5. Results and discussions

The transmission results of the antenna arrays are given in Fig. 2
Fig. 2 Transmission spectra of the antenna arrays (a) experiment, (b) simulation results.
. Figure 2(a) shows the measurement results, and Fig. 2(b) shows the calculated transmission results. The results illustrate that the resonance wavelength of the main bowtie is around 1700 nm. On the contrary, the fundamental mode (TM1,0,-1) is expected to reside at around 1050 nm for an optical projection of the identical bowtie patch antenna with perfect electric conductor (PEC) triangles on a sapphire substrate [27

27. J. S. Dahele and K. F. Lee, “On the resonant frequencies of the triangular patch antenna,” IEEE Trans. Antenn. Propag. 35(1), 100–101 (1987). [CrossRef]

]. PEC, as the name implies, perfectly reflects the impinging electromagnetic wave whereas real metals allow the penetration of the light which will interact with the oscillating free-electron gas and form surface plasmon polaritons. Hence, simulations with only theoretically available PECs help to appreciate the contribution of the plasmonic effects. Conversely, the scalability of Maxwell's equations permit the designers to roughly guess the length of the antenna for the corresponding operational wavelength. For example, a dipole antenna has an approximate total length (L) Lλ/2 at the operational wavelength (λ). This proportion holds very well till optical frequencies, as it is outlined in [28

28. L. Novotny, “Effective wavelength scaling for optical antennas,” Phys. Rev. Lett. 98(26), 266802 (2007). [CrossRef] [PubMed]

]. The scaling fails at these optical wavelengths due to the plasmonic effects and the resonance wavelength gets shifted to another value similar to the case we encounter for our structure. Moreover, the resonance wavelengths of Fractal 1 and Fractal 2 are 1900 nm and 2300 nm, respectively. While the structures are being miniaturized in each fractal case, the resonance wavelength is increasing. There is a good agreement between the transmission measurements and simulations. The differences mainly arise due to the fabrication imperfections, where the tips of the triangles are rounded, especially for Fractal-2.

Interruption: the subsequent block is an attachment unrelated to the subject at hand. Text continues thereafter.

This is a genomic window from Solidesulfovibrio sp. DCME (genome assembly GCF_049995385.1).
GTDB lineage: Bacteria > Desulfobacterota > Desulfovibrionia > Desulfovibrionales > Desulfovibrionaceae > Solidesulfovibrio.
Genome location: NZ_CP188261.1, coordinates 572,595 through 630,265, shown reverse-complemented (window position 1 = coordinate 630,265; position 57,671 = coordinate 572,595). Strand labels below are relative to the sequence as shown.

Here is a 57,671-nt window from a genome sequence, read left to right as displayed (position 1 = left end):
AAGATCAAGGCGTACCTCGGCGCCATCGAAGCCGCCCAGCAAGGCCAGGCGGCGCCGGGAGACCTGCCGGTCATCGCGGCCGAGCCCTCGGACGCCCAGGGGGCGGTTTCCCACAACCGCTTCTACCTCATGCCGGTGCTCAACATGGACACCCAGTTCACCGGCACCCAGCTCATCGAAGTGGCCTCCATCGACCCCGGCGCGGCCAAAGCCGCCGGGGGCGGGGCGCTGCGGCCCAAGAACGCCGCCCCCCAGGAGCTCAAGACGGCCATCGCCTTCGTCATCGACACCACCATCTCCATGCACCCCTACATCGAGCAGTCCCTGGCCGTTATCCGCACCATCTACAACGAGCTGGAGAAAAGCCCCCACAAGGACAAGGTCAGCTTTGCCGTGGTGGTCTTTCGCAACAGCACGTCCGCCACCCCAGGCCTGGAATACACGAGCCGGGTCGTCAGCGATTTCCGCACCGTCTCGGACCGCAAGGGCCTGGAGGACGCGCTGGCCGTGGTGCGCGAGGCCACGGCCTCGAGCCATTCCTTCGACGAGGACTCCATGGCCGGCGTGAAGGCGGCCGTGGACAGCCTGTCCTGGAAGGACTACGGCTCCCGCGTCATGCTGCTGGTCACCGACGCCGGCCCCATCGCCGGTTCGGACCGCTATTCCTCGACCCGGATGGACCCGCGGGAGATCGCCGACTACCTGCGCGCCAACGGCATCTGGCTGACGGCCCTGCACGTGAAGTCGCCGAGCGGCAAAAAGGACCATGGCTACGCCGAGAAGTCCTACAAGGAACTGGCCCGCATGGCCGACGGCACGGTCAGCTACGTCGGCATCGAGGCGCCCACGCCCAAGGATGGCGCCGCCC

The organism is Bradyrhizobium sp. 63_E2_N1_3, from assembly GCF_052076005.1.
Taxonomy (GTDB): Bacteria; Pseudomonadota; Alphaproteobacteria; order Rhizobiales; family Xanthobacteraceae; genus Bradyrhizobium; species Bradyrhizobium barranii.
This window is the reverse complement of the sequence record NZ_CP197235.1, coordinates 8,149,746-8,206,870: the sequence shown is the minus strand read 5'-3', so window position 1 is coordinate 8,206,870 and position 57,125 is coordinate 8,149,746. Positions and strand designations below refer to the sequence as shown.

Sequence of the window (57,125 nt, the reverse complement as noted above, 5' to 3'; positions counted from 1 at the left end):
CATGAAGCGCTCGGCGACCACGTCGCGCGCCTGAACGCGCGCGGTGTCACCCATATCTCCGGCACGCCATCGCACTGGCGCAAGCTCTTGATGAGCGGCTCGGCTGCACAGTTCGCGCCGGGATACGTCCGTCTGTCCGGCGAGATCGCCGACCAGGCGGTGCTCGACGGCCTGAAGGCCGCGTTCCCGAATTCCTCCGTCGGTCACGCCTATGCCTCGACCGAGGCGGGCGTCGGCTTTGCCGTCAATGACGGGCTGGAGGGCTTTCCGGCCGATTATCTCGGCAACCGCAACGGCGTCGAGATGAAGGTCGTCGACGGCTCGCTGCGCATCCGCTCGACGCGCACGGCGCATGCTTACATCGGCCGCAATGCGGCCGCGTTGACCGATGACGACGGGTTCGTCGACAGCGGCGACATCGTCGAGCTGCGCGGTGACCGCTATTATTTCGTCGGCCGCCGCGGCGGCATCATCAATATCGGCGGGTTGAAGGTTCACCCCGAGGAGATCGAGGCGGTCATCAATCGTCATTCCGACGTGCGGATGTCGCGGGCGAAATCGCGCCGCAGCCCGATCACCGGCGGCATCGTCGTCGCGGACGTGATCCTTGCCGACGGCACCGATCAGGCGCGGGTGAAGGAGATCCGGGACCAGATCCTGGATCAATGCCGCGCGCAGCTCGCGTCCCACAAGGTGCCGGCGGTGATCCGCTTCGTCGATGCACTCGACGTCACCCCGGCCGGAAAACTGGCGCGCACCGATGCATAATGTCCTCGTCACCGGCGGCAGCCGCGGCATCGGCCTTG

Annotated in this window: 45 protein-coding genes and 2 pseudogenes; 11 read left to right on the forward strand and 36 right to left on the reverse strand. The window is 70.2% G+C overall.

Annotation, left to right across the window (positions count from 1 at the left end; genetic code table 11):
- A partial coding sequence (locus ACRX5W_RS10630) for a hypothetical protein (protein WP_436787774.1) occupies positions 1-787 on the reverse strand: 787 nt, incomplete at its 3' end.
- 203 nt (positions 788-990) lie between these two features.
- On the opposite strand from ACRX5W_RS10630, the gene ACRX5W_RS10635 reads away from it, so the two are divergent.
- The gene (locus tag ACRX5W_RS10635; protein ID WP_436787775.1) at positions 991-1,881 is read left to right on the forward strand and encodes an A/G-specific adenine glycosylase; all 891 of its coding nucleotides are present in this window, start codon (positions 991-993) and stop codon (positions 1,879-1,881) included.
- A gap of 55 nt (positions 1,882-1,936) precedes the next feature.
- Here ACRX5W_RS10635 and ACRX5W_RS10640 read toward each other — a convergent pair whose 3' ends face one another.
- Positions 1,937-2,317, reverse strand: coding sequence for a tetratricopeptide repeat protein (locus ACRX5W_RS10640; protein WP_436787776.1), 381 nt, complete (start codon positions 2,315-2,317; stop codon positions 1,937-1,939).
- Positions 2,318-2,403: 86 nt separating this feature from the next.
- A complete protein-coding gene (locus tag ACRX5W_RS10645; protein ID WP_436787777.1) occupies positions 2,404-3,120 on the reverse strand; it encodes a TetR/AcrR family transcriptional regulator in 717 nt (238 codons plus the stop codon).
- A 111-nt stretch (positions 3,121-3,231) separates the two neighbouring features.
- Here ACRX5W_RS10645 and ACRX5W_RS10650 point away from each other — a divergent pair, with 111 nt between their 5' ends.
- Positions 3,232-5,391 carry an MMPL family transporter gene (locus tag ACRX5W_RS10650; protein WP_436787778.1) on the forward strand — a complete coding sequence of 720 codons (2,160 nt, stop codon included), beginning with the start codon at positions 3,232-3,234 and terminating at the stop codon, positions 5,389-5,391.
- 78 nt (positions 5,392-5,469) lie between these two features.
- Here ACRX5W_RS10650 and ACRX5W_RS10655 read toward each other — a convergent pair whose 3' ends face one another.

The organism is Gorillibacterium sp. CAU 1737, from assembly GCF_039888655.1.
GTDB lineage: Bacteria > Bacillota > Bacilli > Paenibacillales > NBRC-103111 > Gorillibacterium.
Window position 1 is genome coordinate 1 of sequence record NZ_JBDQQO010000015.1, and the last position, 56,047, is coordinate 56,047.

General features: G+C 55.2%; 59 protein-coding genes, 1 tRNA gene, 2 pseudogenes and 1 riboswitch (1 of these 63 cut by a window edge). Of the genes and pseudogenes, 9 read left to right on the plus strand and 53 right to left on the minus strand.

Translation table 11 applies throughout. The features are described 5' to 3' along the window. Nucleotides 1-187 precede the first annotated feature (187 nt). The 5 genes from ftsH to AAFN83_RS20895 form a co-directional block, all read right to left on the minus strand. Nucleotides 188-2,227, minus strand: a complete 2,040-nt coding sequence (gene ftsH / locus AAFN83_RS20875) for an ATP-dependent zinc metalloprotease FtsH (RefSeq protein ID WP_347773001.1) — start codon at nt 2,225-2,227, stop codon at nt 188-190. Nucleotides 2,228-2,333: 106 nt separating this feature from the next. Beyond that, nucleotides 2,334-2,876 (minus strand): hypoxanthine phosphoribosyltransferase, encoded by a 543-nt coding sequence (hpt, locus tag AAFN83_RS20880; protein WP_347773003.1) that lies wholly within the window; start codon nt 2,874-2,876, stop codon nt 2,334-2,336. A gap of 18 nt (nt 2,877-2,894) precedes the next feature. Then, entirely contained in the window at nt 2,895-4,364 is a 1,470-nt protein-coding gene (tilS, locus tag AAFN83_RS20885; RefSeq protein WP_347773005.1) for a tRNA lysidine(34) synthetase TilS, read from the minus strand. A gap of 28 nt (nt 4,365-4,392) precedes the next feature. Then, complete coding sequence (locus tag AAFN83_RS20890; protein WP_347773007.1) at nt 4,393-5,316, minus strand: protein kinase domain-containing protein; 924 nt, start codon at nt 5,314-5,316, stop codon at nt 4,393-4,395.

A similar resonance frequency shift of the fundamental mode toward longer wavelengths with fractalization is also observed at microwave frequencies for Sierpiński fractal antennas [29

29. J. Anguera, C. Puente, C. Borja, R. Montero, and J. Soler, “Small and high-directivity bow-tie patch antenna based on the Sierpinski fractal,” Microw. Opt. Technol. Lett. 31(3), 239–241 (2001). [CrossRef]

] and it has been well associated with an increase in the distributed self-inductance accompanied by the new perforations on the antenna [16

16. A. R. M. D. H. Werner, Frontiers in Electromagnetics (Wiley, 1999).

]. Then, such shifts at optical wavelengths can also be automatically linked to the slight changes in impedance c as in the case of the microwave counterparts at first glance. However, further simulations (not shown here) have been carried out by replacing gold with PEC for the same nanoantennas in order to understand the contribution of the plasmonic effects. It is revealed that fractal nanoantennas with PEC parts produce only very minor shifts (~10 nm) with fractalization steps. Therefore, the shifts at optical wavelengths with real metals should be dominantly attributed to the modifications on the surface plasmon currents of the nanoantennas. If the shifts were mainly caused by the additional self-inductances coming from the perforations, we would end up seeing pronounced resonance wavelength shifts while still assigning PEC as the building block of the fractal nanoantennas. The elucidation of this phenomenon can be helpful in understanding the working principles of such antennas.